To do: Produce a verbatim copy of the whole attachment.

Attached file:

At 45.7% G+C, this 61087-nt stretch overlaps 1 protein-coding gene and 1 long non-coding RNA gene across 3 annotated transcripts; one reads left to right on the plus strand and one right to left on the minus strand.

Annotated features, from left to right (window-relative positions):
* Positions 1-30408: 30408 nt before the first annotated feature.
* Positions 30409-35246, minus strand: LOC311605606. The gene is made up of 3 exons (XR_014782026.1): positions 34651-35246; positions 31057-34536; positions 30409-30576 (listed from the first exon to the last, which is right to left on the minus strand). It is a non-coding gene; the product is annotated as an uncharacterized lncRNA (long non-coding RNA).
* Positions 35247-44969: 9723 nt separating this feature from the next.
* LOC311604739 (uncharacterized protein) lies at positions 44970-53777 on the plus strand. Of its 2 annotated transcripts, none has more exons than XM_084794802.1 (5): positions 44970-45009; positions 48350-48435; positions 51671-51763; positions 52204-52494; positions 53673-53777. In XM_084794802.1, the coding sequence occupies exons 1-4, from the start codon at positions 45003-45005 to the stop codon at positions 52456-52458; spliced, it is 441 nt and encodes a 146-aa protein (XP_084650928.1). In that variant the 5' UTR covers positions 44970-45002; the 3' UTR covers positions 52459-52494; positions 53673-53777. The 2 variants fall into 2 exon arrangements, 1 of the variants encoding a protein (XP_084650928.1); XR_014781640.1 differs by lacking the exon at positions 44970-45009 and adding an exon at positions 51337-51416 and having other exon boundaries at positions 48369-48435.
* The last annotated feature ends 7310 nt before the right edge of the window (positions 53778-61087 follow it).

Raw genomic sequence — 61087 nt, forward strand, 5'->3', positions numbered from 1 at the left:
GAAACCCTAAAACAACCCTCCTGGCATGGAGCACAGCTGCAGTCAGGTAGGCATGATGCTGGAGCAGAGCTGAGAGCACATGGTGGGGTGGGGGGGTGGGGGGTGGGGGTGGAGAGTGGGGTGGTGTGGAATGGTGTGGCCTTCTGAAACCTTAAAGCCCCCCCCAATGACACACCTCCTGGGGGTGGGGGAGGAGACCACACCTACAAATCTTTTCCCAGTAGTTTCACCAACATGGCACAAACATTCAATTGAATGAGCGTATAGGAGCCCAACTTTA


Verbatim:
At 45.7% G+C, this 61087-nt stretch overlaps 1 protein-coding gene and 1 long non-coding RNA gene across 3 annotated transcripts; one reads left to right on the plus strand and one right to left on the minus strand.

Annotated features, from left to right (window-relative positions):
* Positions 1-30408: 30408 nt before the first annotated feature.
* Positions 30409-35246, minus strand: LOC311605606. The gene is made up of 3 exons (XR_014782026.1): positions 34651-35246; positions 31057-34536; positions 30409-30576 (listed from the first exon to the last, which is right to left on the minus strand). It is a non-coding gene; the product is annotated as an uncharacterized lncRNA (long non-coding RNA).
* Positions 35247-44969: 9723 nt separating this feature from the next.
* LOC311604739 (uncharacterized protein) lies at positions 44970-53777 on the plus strand. Of its 2 annotated transcripts, none has more exons than XM_084794802.1 (5): positions 44970-45009; positions 48350-48435; positions 51671-51763; positions 52204-52494; positions 53673-53777. In XM_084794802.1, the coding sequence occupies exons 1-4, from the start codon at positions 45003-45005 to the stop codon at positions 52456-52458; spliced, it is 441 nt and encodes a 146-aa protein (XP_084650928.1). In that variant the 5' UTR covers positions 44970-45002; the 3' UTR covers positions 52459-52494; positions 53673-53777. The 2 variants fall into 2 exon arrangements, 1 of the variants encoding a protein (XP_084650928.1); XR_014781640.1 differs by lacking the exon at positions 44970-45009 and adding an exon at positions 51337-51416 and having other exon boundaries at positions 48369-48435.
* The last annotated feature ends 7310 nt before the right edge of the window (positions 53778-61087 follow it).

Raw genomic sequence — 61087 nt, forward strand, 5'->3', positions numbered from 1 at the left:
GAAACCCTAAAACAACCCTCCTGGCATGGAGCACAGCTGCAGTCAGGTAGGCATGATGCTGGAGCAGAGCTGAGAGCACATGGTGGGGTGGGGGGGTGGGGGGTGGGGGTGGAGAGTGGGGTGGTGTGGAATGGTGTGGCCTTCTGAAACCTTAAAGCCCCCCCCAATGACACACCTCCTGGGGGTGGGGGAGGAGACCACACCTACAAATCTTTTCCCAGTAGTTTCACCAACATGGCACAAACATTCAATTGAATGAGCGTATAGGAGCCCAACTTTA